Current U.S. grain market movement is in a trading range, and no progress is being made.
Regardless of USDA reports last Friday, we are trading this grain market as a short-crop year.
Grain prices are at or near lows on all three major commodities on the Chicago Board of Trade.
There are a lot of reasons grain markets have traded lower. Some are valid, some are the kind of reasons analysts give when they have to give reasons, says grain trader Marlin Clark.
The last line of that Zombies song from the dark ages of the ’60s is, “It’s the time of the season for loving.” That’s a good Christmas thought, and better than the one I had this morning, looking at prices. This morning it seems like it is the time of the season for losing money […]
Traders have focused on exports, transportation issues, South American weather, and politics as reasons for the decline in grain market prices.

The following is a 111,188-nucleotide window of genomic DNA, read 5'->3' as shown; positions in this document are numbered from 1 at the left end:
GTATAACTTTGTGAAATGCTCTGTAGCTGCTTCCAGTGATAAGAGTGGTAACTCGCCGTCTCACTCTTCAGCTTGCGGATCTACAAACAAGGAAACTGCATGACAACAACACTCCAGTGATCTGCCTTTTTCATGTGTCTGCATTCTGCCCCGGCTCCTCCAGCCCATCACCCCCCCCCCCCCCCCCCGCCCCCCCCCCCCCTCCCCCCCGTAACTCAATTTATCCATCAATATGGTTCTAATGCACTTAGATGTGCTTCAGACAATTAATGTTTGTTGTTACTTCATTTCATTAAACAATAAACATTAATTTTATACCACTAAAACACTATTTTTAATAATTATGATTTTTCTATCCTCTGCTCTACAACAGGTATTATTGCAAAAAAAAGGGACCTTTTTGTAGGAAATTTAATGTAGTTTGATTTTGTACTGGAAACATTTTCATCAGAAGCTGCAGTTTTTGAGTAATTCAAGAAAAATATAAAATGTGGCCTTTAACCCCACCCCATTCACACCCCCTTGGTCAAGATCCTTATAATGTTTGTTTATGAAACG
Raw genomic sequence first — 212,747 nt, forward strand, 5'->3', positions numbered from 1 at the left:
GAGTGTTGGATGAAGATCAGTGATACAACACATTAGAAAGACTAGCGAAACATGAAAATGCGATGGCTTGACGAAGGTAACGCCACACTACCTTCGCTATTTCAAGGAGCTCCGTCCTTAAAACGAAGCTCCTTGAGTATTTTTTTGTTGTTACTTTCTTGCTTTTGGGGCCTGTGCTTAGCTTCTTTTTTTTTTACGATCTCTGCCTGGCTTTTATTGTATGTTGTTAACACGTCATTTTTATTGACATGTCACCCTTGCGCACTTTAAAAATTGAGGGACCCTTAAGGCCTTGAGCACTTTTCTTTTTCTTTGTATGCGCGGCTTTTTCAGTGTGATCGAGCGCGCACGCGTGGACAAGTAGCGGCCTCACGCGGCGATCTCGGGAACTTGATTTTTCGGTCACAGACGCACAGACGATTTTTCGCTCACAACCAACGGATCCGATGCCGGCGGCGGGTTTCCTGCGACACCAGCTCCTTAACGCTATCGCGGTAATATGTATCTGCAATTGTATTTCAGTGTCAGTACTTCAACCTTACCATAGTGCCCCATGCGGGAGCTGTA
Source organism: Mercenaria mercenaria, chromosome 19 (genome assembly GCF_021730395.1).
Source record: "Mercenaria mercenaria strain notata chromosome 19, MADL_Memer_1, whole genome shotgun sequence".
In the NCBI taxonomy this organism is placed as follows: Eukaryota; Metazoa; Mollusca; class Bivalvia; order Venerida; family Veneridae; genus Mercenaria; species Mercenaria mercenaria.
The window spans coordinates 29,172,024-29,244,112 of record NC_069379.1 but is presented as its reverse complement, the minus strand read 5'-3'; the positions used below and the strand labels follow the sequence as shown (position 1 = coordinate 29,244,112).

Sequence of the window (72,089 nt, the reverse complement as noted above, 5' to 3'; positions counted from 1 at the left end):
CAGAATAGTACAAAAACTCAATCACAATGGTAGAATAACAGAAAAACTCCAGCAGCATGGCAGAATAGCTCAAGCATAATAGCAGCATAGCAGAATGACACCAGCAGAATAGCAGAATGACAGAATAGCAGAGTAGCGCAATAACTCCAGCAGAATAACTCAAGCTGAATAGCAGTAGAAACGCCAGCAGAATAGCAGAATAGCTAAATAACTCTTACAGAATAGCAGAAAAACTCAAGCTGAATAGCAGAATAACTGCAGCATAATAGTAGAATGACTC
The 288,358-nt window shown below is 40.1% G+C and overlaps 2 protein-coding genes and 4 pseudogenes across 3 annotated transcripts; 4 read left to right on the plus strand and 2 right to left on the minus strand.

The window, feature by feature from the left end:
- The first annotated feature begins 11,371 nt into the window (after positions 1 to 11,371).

Farmers, this is a grain market that wants your corn now, and will pay less for it in the future, unless the structure of the market changes.
Friday’s USDA report did not have a lot of news, but what it had caught the market leaning the wrong way. The result, eventually, was a changed landscape for the market the last few days. Soybeans USDA released the Supply and Demand Report Friday morning, and the result was a resounding “thud” in the soybean […]
With no news comes fickle markets subject to the whims of Chicago traders. Now is the time to forget the highs and remember the crops in eastern Ohio are better than expected, and the prices are still much higher than planned for at planting time.
In northeastern Ohio and western Pa., rain every third day slowed the soybean harvest so that many were still cutting beans at the end of October. Only the biggest and best-equipped got any significant corn off in October between the rains.